EXT4 (and many file systems) largely keeps the file data entirely outside of the inode structure. fsck tells us that it cleared the extent entries, but not the actual data blocks. i_blocks here refers to the blocks allocated to the inode for storing its variably-sized data, i.e. the list of extents (for what seems to be legacy reasons, this is denoted in 512B disk sectors instead of FS blocks).

so, all the inode metadata is still here; the data blocks exist but are unlinked, and only the extents were lost. if you try reading the file, it'll still present its original length of data, but will show a block's worth of zeros for every logical block whose extent was cleared.

Recovering Data Blocks

so we just need to link the data blocks back into the extents structure. we could dive deeper into EXT4 data structures and twiddle those bits, but that would lead us into having to understand the inode and block allocators. instead, we can just dump the block-level data, and use fs-level APIs to put it back.

Ext4Magic -B <block> will dump the full 4096 bytes of some physical block. but because the physical block is a direct index into the device, we can also just use dd. for example, let's recover this cleared extent:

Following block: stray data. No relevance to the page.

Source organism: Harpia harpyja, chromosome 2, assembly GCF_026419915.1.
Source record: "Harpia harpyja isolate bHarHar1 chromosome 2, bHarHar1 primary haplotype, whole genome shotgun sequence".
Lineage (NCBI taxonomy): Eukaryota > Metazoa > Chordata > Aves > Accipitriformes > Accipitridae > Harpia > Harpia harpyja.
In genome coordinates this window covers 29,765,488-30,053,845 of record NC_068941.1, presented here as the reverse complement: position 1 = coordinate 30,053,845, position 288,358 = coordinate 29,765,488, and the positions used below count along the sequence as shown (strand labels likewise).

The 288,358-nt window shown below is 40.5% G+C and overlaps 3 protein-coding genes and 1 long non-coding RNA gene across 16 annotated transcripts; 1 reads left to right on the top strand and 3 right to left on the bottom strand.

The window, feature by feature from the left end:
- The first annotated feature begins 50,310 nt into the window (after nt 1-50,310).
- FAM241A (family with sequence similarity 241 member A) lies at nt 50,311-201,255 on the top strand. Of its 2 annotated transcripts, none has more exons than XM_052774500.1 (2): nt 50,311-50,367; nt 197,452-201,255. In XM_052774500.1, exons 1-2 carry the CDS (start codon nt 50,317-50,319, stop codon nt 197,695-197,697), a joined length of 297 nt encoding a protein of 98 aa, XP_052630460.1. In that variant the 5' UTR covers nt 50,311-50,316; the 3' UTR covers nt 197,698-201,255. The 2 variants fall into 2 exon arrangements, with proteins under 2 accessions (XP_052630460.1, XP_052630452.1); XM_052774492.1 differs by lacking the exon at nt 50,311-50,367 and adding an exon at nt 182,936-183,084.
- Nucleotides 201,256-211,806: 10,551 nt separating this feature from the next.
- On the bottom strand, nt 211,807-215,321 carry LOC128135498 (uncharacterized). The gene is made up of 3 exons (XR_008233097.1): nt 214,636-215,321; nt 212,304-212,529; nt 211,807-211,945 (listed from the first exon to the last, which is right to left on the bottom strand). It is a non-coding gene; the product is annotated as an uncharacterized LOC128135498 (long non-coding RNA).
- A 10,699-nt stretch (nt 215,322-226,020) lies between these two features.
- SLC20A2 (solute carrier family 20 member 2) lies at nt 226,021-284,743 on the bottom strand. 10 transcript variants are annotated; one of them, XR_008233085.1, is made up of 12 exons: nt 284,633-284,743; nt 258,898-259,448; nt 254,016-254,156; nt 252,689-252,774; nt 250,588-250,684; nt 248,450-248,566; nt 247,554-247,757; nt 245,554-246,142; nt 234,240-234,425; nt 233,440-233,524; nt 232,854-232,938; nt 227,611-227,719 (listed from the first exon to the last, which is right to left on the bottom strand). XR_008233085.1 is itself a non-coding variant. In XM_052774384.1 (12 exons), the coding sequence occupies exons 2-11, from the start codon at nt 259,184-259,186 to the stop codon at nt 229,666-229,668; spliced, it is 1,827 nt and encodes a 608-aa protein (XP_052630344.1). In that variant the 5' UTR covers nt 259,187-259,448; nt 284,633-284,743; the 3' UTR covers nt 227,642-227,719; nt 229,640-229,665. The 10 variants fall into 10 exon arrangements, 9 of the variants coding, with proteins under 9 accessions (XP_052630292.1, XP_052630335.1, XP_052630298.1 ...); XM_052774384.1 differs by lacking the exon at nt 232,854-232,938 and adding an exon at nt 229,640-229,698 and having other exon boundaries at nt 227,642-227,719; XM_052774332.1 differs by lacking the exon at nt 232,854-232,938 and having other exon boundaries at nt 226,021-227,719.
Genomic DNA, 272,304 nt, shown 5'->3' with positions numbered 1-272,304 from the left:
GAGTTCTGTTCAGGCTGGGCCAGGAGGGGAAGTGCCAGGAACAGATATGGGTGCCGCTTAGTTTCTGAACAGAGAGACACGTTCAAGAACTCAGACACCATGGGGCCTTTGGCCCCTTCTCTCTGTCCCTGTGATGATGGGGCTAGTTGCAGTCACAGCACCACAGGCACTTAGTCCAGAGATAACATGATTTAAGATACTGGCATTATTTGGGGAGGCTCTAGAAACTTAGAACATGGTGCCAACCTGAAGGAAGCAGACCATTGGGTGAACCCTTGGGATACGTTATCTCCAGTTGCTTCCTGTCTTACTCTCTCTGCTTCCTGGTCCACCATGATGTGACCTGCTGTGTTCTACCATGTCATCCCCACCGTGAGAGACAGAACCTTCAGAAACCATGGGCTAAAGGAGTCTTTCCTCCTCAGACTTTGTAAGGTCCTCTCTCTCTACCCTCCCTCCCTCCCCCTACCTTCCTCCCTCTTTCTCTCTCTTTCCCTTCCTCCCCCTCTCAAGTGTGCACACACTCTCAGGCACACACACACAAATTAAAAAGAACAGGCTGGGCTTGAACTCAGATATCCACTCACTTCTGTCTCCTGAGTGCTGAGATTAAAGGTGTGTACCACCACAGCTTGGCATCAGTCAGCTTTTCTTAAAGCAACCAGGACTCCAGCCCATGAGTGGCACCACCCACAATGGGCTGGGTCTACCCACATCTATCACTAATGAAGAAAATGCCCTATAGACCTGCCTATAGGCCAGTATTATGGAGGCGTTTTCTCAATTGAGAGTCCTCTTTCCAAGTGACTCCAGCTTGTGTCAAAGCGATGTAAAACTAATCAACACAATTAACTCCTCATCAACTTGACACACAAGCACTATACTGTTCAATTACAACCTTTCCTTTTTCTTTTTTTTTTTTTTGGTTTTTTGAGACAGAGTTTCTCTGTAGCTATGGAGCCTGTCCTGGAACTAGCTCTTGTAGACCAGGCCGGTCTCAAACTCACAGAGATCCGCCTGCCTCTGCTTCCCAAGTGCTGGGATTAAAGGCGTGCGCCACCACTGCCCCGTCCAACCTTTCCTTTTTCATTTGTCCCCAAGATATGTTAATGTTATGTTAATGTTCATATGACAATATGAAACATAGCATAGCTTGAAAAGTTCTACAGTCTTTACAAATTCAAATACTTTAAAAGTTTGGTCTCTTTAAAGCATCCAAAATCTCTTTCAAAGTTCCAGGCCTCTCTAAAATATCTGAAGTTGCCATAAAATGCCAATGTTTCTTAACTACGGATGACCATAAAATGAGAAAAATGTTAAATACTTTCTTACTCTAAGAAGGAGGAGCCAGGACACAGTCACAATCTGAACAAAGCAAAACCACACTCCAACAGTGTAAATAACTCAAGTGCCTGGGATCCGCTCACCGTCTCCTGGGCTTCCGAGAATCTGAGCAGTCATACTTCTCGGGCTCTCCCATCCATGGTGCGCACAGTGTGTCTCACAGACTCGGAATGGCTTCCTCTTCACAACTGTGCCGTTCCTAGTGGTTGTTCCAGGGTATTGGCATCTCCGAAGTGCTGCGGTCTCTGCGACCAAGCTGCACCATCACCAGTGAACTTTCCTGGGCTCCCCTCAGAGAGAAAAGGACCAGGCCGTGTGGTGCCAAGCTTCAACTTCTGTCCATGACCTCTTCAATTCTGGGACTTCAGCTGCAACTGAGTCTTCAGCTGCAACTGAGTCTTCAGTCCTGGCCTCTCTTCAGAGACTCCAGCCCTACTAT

Inode 4574 has an invalid extent
        (logical block 0, invalid physical block 4031998, len 1)
Clear<y>? yes
Inode 4574, i_blocks is 8, should be 0.  Fix<y>? yes

first, we'll want to know which file this comes from:

$ mkdir preserved
# mount the drive READ-ONLY:
$ sudo mount -o ro /dev/sda1 preserved
$ find preserved/ -inum 4574

that's, uh, an important file. does the data block still hold proper data?

$ dd if=/dev/sda1 of=/dev/stdout bs=4096 skip=4031998 count=1


let's set up a scratch space. we can construct an overlay of our rootfs where we place all the recovered and patched entries, and then apply that to the original device once we're done recovering.